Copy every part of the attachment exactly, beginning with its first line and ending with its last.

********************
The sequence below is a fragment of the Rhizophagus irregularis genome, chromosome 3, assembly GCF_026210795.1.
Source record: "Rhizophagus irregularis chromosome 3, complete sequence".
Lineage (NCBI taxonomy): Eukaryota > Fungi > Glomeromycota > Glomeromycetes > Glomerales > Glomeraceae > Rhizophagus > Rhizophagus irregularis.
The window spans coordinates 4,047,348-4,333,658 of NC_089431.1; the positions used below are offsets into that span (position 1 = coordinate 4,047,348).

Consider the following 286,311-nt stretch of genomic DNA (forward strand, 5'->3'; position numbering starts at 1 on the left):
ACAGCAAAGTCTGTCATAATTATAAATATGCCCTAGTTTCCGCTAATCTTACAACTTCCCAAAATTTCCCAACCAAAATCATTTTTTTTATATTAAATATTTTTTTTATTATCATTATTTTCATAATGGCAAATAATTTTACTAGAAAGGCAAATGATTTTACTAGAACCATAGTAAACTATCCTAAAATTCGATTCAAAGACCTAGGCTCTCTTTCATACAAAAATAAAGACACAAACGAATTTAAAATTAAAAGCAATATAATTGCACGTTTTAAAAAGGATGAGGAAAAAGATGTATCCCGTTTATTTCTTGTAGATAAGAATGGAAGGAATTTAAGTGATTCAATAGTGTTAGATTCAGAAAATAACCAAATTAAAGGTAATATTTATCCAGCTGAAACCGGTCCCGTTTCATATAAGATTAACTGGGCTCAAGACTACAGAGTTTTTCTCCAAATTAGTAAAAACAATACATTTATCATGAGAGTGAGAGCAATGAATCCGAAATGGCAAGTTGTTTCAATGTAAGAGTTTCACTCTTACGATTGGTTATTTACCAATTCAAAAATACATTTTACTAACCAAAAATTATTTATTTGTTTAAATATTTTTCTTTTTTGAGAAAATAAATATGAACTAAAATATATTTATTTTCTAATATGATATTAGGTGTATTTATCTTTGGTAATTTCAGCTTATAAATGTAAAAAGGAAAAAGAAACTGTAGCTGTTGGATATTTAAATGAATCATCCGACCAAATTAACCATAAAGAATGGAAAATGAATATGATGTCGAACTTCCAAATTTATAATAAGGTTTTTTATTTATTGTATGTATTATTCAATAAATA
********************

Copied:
The sequence below is a fragment of the Rhizophagus irregularis genome, chromosome 3, assembly GCF_026210795.1.
Source record: "Rhizophagus irregularis chromosome 3, complete sequence".
Lineage (NCBI taxonomy): Eukaryota > Fungi > Glomeromycota > Glomeromycetes > Glomerales > Glomeraceae > Rhizophagus > Rhizophagus irregularis.
The window spans coordinates 4,047,348-4,333,658 of NC_089431.1; the positions used below are offsets into that span (position 1 = coordinate 4,047,348).

Consider the following 286,311-nt stretch of genomic DNA (forward strand, 5'->3'; position numbering starts at 1 on the left):
ACAGCAAAGTCTGTCATAATTATAAATATGCCCTAGTTTCCGCTAATCTTACAACTTCCCAAAATTTCCCAACCAAAATCATTTTTTTTATATTAAATATTTTTTTTATTATCATTATTTTCATAATGGCAAATAATTTTACTAGAAAGGCAAATGATTTTACTAGAACCATAGTAAACTATCCTAAAATTCGATTCAAAGACCTAGGCTCTCTTTCATACAAAAATAAAGACACAAACGAATTTAAAATTAAAAGCAATATAATTGCACGTTTTAAAAAGGATGAGGAAAAAGATGTATCCCGTTTATTTCTTGTAGATAAGAATGGAAGGAATTTAAGTGATTCAATAGTGTTAGATTCAGAAAATAACCAAATTAAAGGTAATATTTATCCAGCTGAAACCGGTCCCGTTTCATATAAGATTAACTGGGCTCAAGACTACAGAGTTTTTCTCCAAATTAGTAAAAACAATACATTTATCATGAGAGTGAGAGCAATGAATCCGAAATGGCAAGTTGTTTCAATGTAAGAGTTTCACTCTTACGATTGGTTATTTACCAATTCAAAAATACATTTTACTAACCAAAAATTATTTATTTGTTTAAATATTTTTCTTTTTTGAGAAAATAAATATGAACTAAAATATATTTATTTTCTAATATGATATTAGGTGTATTTATCTTTGGTAATTTCAGCTTATAAATGTAAAAAGGAAAAAGAAACTGTAGCTGTTGGATATTTAAATGAATCATCCGACCAAATTAACCATAAAGAATGGAAAATGAATATGATGTCGAACTTCCAAATTTATAATAAGGTTTTTTATTTATTGTATGTATTATTCAATAAATA